He got quiet again and looked down at the floor before he gave his response.

A buckle.

What did the buckle look like?

Dante held his hands in the shape of a rectangle about the size of a deck of playing cards.

It was gold.

So far, so good. Without pausing or changing the inflection in my voice, I asked the next question.

When the buckle made those marks, was it connected to anything?

A belt.

Did the belt fall down off of something all by itself to make those marks?


If there was a buckle at one end of the belt, what was over on the other end?

A hand.

Almost there. I had been gradually building to a quicker cadence with my questions, so that Dante wouldn't hesitiate and dwell on his prior answers.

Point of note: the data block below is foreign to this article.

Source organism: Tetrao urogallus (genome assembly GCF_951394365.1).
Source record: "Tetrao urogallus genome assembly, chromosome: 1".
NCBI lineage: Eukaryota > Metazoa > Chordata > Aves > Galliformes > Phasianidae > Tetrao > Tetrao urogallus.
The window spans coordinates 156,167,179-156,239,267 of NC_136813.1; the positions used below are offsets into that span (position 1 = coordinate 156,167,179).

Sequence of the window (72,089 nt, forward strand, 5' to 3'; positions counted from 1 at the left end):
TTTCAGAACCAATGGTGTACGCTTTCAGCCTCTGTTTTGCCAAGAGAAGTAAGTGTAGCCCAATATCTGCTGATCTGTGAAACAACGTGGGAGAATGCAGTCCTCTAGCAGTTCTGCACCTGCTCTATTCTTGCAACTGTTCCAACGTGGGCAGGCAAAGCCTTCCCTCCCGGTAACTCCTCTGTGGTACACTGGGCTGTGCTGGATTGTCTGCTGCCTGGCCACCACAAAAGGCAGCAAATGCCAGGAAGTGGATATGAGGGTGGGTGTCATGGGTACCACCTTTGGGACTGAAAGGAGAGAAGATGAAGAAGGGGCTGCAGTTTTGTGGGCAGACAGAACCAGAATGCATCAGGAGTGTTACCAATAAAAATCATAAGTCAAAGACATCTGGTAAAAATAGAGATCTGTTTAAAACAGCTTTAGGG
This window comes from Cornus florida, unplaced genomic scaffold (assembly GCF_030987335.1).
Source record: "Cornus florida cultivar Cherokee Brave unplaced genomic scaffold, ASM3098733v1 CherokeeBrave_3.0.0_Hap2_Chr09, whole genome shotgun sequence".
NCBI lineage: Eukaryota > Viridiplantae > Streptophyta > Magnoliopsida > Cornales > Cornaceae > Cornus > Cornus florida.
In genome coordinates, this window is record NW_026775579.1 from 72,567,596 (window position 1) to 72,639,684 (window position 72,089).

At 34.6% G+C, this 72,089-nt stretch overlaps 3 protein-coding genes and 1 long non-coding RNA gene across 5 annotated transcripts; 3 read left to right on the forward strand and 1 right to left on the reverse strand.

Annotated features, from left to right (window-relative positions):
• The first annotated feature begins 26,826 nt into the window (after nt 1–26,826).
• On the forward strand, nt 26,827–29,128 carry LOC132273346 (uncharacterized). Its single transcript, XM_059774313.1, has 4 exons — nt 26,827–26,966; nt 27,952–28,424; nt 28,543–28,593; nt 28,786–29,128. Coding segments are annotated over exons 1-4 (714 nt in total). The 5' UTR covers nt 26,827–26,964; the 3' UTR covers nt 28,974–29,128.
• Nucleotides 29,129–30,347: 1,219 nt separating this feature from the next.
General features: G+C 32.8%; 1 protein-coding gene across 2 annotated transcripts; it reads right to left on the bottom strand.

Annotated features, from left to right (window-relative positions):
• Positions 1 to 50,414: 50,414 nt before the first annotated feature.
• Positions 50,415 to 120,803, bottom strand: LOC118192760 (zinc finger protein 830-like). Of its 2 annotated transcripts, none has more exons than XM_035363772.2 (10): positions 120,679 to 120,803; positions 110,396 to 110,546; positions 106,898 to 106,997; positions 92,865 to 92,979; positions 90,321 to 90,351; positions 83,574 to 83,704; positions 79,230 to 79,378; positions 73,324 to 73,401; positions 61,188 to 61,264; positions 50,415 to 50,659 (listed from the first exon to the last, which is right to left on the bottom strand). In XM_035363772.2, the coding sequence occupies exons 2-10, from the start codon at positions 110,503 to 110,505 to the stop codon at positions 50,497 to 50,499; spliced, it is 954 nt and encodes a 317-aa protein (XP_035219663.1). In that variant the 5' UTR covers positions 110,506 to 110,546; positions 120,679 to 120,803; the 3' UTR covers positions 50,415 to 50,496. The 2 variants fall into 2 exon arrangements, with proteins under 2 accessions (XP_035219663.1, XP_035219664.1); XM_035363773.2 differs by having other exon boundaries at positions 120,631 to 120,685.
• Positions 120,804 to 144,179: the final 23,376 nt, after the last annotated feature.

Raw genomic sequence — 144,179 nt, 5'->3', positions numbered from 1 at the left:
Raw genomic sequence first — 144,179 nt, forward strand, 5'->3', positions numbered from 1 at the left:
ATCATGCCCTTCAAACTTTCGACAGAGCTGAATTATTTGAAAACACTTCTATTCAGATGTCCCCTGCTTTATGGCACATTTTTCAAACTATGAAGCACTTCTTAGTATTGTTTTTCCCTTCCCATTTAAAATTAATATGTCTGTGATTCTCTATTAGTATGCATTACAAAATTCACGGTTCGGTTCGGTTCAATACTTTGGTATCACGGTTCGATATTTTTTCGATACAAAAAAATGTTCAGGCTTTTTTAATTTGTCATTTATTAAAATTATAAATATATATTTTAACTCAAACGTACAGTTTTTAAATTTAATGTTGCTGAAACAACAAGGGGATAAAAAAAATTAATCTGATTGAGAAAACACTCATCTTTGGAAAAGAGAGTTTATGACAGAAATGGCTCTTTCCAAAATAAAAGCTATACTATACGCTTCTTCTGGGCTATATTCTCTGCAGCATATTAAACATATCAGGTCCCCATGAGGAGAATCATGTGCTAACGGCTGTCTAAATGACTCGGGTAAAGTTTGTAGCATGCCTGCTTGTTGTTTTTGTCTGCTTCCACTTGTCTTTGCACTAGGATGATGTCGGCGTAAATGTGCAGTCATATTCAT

Whose hand was holding the belt?


Do you see Jerry in the courtroom?

He still held his gaze down towards the floor, but this time he lifted his right arm slightly and pointed a finger over in the general direction of the Defendant.

That was good enough.

I stood up and brought my voice back up to full level as I turned to face the court reporter.

Let the record reflect that the witness has identified the defendant at the bar of the court.

I gently put my hand on Dante's shoulder and felt the knot that had been in my stomach this whole time slowly begin to unravel.

No further questions, Your Honor.

I couldn't relax completely. The hearing wasn't over just yet.